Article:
Many people ask: What is hypnosis? Is hypnosis dangerous? Are you asleep while you are hypnotized and is there a risk that you will not wake up? In answer to all these questions: Hypnosis is an altered state of consciousness.
During hypnotic treatment, the individual focuses on his or her own experiences and reaches a different level of consciousness: thinking in images, a slowing down of logical/conceptual thought, sensual experiences of sights and sounds, similar to a dream state. Yet unlike someone who is asleep and dreaming, the hypnosis patient is not asleep. Hypnosis is not a state of sleep. The hypnosis patient is conscious and can intellectually, emotionally and physically sense everything that happens during the treatment. The patient hears, listens and responds. Hypnosis is not a state of unconsciousness. The hypnosis patient is fully conscious and knows and feels what is going on. Patients direct their attention inwardly, and this inner awareness exceeds their inner awareness during everyday life.
During hypnotherapy, patients cannot be "forced" or "convinced" to do anything that contradicts their own moral or ethical standards. Hypnosis does not breach the patient's own personal integrity but rather operates according to the norms acceptable to the patient.
Hypnotherapy is not unsafe and entails nothing dangerous, provided the therapy is performed by a hypnotherapist licensed by the Ministry of Health to practice hypnotherapy in accordance with the 1984 Hypnosis Law. The certificate authorizing someone to practice hypnotherapy is similar to the license granted to doctors to practice medicine or to psychologists to practice psychology. Hypnotherapy should not be practiced by anyone not holding this license. Anyone who practices hypnosis without a license is committing a criminal act and is subject to punishment by law. Some therapists practice relaxation and guided imagery. These two techniques are used in hypnotherapy but are not hypnotic treatment themselves.
Hypnotic manifestations occur spontaneously during everyday life. Manifestations such as trance states, high degrees of suggestibility, selective attention and others emerge during religious ceremonies, family rituals, couple behavioral patterns and more. For example, when you sit next to the driver of a car you may find yourself responding as if you are the one pressing the gas pedal or the brakes.
This is an ideomotor reflex, referring to the mutual relationship between thought/imagination and motoric responses. A mother feeding her baby often opens her mouth when her baby opens his mother upon seeing each spoonful of food. This is also an example of the mutual relationship between the sight of the baby's open mouth and the body's spontaneous motoric response.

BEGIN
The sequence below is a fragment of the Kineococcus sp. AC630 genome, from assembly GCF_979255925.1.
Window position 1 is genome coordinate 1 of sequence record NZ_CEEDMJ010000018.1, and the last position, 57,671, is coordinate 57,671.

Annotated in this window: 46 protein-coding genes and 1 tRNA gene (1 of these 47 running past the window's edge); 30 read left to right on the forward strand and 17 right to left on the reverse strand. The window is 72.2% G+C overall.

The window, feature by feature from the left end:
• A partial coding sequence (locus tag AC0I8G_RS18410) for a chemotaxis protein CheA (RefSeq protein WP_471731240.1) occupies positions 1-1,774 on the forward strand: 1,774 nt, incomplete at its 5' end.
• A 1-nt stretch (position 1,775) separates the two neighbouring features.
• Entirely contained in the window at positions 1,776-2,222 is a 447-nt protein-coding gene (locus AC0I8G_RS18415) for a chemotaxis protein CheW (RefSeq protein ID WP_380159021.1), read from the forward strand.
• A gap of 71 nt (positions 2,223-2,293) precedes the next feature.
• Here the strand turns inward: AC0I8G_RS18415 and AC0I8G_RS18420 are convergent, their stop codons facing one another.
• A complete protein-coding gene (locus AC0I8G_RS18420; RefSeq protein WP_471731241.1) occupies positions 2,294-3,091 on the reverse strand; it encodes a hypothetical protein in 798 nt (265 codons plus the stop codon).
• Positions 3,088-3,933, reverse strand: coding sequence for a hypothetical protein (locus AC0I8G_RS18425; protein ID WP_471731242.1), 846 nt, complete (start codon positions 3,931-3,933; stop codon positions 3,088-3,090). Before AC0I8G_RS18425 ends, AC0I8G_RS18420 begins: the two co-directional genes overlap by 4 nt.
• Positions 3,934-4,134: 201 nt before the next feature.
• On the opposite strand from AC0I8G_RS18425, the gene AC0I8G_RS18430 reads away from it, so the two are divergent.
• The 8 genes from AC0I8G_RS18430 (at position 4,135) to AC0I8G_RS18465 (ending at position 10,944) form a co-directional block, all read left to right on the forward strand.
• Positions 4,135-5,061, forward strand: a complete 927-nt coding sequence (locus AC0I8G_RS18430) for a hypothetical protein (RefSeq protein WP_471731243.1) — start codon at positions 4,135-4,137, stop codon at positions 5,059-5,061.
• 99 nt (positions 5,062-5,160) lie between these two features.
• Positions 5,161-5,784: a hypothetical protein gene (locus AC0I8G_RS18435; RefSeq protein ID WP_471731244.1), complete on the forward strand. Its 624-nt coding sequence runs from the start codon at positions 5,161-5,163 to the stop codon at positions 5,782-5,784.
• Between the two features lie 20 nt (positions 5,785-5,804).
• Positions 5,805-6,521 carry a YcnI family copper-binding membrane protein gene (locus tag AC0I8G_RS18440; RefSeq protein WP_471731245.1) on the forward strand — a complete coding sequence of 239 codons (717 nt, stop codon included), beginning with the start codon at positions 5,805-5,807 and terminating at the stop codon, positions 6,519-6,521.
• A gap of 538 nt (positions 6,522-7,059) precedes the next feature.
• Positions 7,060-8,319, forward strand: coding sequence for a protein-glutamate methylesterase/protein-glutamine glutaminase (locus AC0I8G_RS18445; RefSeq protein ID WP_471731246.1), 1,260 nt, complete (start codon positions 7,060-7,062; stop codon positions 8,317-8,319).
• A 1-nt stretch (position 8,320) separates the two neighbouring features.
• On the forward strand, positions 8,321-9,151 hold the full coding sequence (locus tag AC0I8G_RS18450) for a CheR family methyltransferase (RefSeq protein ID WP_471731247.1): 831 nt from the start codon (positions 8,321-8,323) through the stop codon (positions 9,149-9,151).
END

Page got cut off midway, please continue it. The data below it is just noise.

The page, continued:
During hypnotherapy, connections are formed between all the bodily systems. It is possible to think about or imagine someone and this will result in some sort of bodily response. In other words, when you think about or imagine someone, your body responds accordingly.
Here is an example: The patient thinks about "lemon juice" and under the guidance of the therapist attempts to imagine "lemon juice" and then is likely to taste lemon juice, smell lemon juice and so on.
Another example: The patient thinks about "a beautiful lake in nature" and under the guidance of the therapist attempts to imagine "a beautiful lake in nature." The patient is then likely to experience a reduction in muscle tone in various places in the body (muscle relaxation) as an expression of quiet, relaxation, peace and pleasure—the results of thinking about "a beautiful lake in nature." In other words, physiological change can be aroused by a verbal message when the patient is in a deep state of relaxation and is separated from disturbing and distracting background factors. People undergoing hypnosis report that they hear everything the therapist says, but at the same time they are also in an altered state of consciousness, for example, at the beach, in nature, at work, at home, during childhood or any other place relevant to hypnotherapy.
Hypnotherapy usually entails four stages: The first stage is the preliminary interview, in which the hypnotherapist gets to know all aspects related to the patient's medical and/or emotional problem. During this stage, the therapist also provides an explanation of hypnosis, examines the patient's beliefs about hypnosis and provides reliable and responsible information about hypnotherapy. In the second stage, the hypnotherapist helps the patient enter into a hypnotic trance state using various hypnotic methods. The hypnotherapist also deepens the patient's trance state in order to move to the third stage. This stage entails providing treatment in accordance with the patient's problem. The fourth stage in hypnotherapy is known as dehypnosis or breaking the trance. In this stage, the therapist removes the patient from the hypnotic trance and returns him to an ordinary state of consciousness.